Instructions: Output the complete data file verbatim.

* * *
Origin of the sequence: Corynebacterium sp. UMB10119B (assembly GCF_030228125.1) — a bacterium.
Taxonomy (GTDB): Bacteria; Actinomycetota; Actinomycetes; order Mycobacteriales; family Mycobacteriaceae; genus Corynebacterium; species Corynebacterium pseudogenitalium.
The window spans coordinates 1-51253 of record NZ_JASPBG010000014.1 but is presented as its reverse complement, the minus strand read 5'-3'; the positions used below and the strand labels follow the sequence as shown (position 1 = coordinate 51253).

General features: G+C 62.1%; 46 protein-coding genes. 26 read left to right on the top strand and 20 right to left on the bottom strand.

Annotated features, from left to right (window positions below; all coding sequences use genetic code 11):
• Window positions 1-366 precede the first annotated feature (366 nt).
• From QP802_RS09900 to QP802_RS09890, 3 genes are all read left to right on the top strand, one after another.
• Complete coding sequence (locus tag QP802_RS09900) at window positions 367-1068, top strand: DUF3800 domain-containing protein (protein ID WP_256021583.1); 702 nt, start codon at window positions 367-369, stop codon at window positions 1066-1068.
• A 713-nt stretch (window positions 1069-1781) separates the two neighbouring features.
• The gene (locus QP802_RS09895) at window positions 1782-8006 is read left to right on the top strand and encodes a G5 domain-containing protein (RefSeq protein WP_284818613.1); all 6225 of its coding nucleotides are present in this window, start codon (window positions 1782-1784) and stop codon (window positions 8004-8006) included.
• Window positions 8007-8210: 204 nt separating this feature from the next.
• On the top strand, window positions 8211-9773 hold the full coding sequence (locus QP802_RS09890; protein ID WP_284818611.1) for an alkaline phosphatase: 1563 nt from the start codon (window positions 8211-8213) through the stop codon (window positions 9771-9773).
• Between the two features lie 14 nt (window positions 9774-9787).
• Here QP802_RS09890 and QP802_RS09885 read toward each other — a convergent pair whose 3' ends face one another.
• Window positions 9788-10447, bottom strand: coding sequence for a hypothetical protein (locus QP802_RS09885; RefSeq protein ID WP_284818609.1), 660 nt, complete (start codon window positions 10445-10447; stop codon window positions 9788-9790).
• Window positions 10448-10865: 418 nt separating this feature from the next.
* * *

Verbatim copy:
Origin of the sequence: Corynebacterium sp. UMB10119B (assembly GCF_030228125.1) — a bacterium.
Taxonomy (GTDB): Bacteria; Actinomycetota; Actinomycetes; order Mycobacteriales; family Mycobacteriaceae; genus Corynebacterium; species Corynebacterium pseudogenitalium.
The window spans coordinates 1-51253 of record NZ_JASPBG010000014.1 but is presented as its reverse complement, the minus strand read 5'-3'; the positions used below and the strand labels follow the sequence as shown (position 1 = coordinate 51253).

General features: G+C 62.1%; 46 protein-coding genes. 26 read left to right on the top strand and 20 right to left on the bottom strand.

Annotated features, from left to right (window positions below; all coding sequences use genetic code 11):
• Window positions 1-366 precede the first annotated feature (366 nt).
• From QP802_RS09900 to QP802_RS09890, 3 genes are all read left to right on the top strand, one after another.
• Complete coding sequence (locus tag QP802_RS09900) at window positions 367-1068, top strand: DUF3800 domain-containing protein (protein ID WP_256021583.1); 702 nt, start codon at window positions 367-369, stop codon at window positions 1066-1068.
• A 713-nt stretch (window positions 1069-1781) separates the two neighbouring features.
• The gene (locus QP802_RS09895) at window positions 1782-8006 is read left to right on the top strand and encodes a G5 domain-containing protein (RefSeq protein WP_284818613.1); all 6225 of its coding nucleotides are present in this window, start codon (window positions 1782-1784) and stop codon (window positions 8004-8006) included.
• Window positions 8007-8210: 204 nt separating this feature from the next.
• On the top strand, window positions 8211-9773 hold the full coding sequence (locus QP802_RS09890; protein ID WP_284818611.1) for an alkaline phosphatase: 1563 nt from the start codon (window positions 8211-8213) through the stop codon (window positions 9771-9773).
• Between the two features lie 14 nt (window positions 9774-9787).
• Here QP802_RS09890 and QP802_RS09885 read toward each other — a convergent pair whose 3' ends face one another.
• Window positions 9788-10447, bottom strand: coding sequence for a hypothetical protein (locus QP802_RS09885; RefSeq protein ID WP_284818609.1), 660 nt, complete (start codon window positions 10445-10447; stop codon window positions 9788-9790).
• Window positions 10448-10865: 418 nt separating this feature from the next.